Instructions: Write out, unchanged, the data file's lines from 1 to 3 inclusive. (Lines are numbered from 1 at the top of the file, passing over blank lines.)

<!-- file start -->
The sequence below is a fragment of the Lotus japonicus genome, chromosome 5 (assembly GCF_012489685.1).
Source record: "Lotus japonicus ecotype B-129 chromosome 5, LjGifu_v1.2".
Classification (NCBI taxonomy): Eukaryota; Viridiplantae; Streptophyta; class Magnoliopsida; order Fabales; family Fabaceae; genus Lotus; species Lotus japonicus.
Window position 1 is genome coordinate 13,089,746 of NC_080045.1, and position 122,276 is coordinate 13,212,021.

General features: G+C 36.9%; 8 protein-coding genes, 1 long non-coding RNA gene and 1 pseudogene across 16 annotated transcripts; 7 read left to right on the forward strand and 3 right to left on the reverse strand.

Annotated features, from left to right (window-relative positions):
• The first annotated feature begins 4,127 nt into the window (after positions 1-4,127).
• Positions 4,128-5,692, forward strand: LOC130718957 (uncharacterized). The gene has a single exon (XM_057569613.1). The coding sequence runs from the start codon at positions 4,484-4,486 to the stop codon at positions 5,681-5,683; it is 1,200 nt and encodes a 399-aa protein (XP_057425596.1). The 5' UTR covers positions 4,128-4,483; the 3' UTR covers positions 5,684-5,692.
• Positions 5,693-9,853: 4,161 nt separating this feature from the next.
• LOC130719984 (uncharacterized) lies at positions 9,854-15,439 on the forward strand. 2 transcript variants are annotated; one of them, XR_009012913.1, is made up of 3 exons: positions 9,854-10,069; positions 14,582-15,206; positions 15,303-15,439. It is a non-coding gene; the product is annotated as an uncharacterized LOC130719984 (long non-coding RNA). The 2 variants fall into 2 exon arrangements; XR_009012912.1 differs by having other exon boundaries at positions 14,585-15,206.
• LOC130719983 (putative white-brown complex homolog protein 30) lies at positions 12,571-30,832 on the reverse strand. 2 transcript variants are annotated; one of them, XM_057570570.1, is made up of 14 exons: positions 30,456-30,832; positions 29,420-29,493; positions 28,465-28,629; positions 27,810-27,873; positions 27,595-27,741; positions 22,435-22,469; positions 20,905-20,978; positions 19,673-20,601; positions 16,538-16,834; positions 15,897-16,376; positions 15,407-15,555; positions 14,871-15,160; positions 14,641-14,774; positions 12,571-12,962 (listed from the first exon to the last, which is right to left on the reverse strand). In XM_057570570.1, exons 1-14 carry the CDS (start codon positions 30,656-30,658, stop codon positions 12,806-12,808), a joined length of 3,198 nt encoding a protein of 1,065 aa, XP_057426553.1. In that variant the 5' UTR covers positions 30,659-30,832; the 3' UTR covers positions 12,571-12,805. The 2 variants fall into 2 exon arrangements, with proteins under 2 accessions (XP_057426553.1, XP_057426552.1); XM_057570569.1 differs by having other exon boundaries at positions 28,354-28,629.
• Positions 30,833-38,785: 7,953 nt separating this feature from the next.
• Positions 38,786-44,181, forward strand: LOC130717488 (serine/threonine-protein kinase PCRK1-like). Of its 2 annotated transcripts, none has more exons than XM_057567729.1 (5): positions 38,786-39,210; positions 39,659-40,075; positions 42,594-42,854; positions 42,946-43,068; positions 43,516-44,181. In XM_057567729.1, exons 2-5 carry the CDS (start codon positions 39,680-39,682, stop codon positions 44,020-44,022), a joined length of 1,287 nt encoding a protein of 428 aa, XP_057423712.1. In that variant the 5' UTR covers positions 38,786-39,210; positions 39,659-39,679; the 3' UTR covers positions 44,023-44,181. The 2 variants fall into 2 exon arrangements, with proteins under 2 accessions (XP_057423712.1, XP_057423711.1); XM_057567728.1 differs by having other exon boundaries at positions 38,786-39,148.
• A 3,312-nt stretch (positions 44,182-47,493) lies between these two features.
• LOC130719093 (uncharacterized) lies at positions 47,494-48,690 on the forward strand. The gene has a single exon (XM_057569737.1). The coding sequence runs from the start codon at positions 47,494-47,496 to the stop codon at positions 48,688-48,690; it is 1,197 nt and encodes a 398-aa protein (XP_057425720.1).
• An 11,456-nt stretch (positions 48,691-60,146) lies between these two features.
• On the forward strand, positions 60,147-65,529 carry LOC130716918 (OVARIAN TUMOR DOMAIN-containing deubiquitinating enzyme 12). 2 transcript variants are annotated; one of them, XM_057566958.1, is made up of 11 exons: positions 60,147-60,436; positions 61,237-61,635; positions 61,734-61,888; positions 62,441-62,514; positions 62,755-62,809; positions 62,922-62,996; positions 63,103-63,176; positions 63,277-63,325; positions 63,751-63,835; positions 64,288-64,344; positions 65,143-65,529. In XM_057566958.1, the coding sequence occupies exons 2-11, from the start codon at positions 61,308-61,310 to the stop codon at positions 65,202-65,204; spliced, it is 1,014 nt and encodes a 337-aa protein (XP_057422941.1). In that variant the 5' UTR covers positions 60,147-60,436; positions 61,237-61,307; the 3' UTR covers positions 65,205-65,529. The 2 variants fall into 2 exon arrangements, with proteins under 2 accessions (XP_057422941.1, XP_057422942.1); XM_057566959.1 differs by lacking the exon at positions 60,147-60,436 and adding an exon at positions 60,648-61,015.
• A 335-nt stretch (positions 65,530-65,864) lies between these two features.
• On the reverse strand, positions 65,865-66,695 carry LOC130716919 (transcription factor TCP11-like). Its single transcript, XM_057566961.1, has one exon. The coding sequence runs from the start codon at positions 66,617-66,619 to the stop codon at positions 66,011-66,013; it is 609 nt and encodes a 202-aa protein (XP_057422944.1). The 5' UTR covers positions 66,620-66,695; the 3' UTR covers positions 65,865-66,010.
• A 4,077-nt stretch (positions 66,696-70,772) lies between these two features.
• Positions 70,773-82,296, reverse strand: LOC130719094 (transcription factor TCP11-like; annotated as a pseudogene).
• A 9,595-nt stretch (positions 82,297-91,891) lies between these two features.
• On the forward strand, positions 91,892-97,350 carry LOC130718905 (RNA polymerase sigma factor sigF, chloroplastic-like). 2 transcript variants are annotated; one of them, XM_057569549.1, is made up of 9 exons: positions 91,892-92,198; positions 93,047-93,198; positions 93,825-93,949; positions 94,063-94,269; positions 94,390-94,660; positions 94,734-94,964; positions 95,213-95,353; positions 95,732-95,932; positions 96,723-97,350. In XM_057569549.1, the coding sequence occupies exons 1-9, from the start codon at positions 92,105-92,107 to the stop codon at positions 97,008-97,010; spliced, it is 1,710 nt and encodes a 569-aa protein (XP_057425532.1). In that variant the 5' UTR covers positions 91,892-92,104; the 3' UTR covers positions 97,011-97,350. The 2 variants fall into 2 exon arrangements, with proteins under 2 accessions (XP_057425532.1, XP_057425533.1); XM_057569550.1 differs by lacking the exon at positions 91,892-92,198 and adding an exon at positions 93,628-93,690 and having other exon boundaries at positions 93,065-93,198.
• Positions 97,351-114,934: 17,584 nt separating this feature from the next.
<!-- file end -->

The sequence below is a fragment of the Lotus japonicus genome, chromosome 5 (assembly GCF_012489685.1).
Source record: "Lotus japonicus ecotype B-129 chromosome 5, LjGifu_v1.2".
Classification (NCBI taxonomy): Eukaryota; Viridiplantae; Streptophyta; class Magnoliopsida; order Fabales; family Fabaceae; genus Lotus; species Lotus japonicus.